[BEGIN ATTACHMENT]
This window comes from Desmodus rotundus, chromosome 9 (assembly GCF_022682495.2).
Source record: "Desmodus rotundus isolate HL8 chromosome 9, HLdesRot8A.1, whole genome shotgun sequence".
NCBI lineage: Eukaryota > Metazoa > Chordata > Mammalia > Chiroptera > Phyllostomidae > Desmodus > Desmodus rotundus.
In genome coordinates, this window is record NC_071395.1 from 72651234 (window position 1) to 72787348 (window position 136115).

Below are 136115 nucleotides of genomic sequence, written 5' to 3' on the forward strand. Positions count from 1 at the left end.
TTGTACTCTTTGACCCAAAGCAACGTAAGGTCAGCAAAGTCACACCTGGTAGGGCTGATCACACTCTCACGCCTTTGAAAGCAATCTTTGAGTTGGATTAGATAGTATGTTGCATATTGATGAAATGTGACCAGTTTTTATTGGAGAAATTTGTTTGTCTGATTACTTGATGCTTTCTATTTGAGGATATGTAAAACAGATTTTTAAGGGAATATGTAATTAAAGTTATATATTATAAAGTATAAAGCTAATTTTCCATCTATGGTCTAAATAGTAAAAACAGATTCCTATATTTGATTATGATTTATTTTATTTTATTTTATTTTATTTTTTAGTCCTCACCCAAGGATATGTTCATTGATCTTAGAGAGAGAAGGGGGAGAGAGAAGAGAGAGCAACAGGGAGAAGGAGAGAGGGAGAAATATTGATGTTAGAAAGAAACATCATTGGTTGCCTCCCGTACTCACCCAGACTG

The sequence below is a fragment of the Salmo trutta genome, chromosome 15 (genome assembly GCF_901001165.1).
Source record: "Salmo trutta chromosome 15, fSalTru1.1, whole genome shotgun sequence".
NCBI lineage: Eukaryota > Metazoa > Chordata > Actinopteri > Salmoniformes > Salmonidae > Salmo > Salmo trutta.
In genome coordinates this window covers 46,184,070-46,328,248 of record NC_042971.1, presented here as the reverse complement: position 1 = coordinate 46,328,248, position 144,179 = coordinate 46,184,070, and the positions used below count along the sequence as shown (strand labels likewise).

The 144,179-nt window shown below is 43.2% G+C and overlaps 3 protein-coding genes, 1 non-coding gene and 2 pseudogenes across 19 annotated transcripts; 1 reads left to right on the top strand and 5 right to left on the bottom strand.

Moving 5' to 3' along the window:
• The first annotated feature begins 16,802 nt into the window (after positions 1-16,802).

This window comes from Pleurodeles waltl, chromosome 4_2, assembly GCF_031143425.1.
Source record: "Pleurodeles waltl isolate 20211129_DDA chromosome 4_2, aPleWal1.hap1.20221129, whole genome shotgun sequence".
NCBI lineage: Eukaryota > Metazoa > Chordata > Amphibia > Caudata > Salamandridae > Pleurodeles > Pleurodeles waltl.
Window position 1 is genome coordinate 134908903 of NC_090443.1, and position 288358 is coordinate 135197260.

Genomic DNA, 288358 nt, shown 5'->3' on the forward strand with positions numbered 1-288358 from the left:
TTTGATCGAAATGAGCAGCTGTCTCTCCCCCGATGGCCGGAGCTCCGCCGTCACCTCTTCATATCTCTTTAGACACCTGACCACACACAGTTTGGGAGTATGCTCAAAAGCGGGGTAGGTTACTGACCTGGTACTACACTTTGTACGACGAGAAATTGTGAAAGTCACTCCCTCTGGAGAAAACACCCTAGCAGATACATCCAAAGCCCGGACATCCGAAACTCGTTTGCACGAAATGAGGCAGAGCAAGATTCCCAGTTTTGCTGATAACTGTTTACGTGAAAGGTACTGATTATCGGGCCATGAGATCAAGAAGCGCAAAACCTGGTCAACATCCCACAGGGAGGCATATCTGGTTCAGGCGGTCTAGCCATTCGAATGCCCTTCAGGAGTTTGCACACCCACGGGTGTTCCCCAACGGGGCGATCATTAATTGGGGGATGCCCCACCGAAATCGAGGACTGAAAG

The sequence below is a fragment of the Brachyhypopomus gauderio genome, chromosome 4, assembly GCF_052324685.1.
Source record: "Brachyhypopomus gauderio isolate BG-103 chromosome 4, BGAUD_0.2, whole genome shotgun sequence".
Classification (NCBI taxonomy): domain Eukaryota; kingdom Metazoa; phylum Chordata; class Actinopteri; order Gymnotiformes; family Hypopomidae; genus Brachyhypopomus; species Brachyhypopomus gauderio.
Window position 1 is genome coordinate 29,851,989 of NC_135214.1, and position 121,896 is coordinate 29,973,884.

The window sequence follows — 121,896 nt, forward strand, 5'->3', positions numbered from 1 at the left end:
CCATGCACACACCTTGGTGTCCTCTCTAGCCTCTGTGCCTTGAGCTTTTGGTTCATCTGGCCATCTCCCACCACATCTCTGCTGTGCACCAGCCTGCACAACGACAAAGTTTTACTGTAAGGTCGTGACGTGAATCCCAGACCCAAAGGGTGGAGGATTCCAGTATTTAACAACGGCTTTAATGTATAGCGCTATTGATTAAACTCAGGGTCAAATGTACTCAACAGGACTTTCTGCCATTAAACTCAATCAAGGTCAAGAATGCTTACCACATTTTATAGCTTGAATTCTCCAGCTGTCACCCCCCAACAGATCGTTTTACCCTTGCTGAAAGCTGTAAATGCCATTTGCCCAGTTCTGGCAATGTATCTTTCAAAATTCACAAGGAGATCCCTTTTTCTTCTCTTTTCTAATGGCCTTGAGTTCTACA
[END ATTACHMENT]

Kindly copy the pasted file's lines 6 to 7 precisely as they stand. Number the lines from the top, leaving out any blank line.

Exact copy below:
TTGTACTCTTTGACCCAAAGCAACGTAAGGTCAGCAAAGTCACACCTGGTAGGGCTGATCACACTCTCACGCCTTTGAAAGCAATCTTTGAGTTGGATTAGATAGTATGTTGCATATTGATGAAATGTGACCAGTTTTTATTGGAGAAATTTGTTTGTCTGATTACTTGATGCTTTCTATTTGAGGATATGTAAAACAGATTTTTAAGGGAATATGTAATTAAAGTTATATATTATAAAGTATAAAGCTAATTTTCCATCTATGGTCTAAATAGTAAAAACAGATTCCTATATTTGATTATGATTTATTTTATTTTATTTTATTTTATTTTTTAGTCCTCACCCAAGGATATGTTCATTGATCTTAGAGAGAGAAGGGGGAGAGAGAAGAGAGAGCAACAGGGAGAAGGAGAGAGGGAGAAATATTGATGTTAGAAAGAAACATCATTGGTTGCCTCCCGTACTCACCCAGACTG

The sequence below is a fragment of the Salmo trutta genome, chromosome 15 (genome assembly GCF_901001165.1).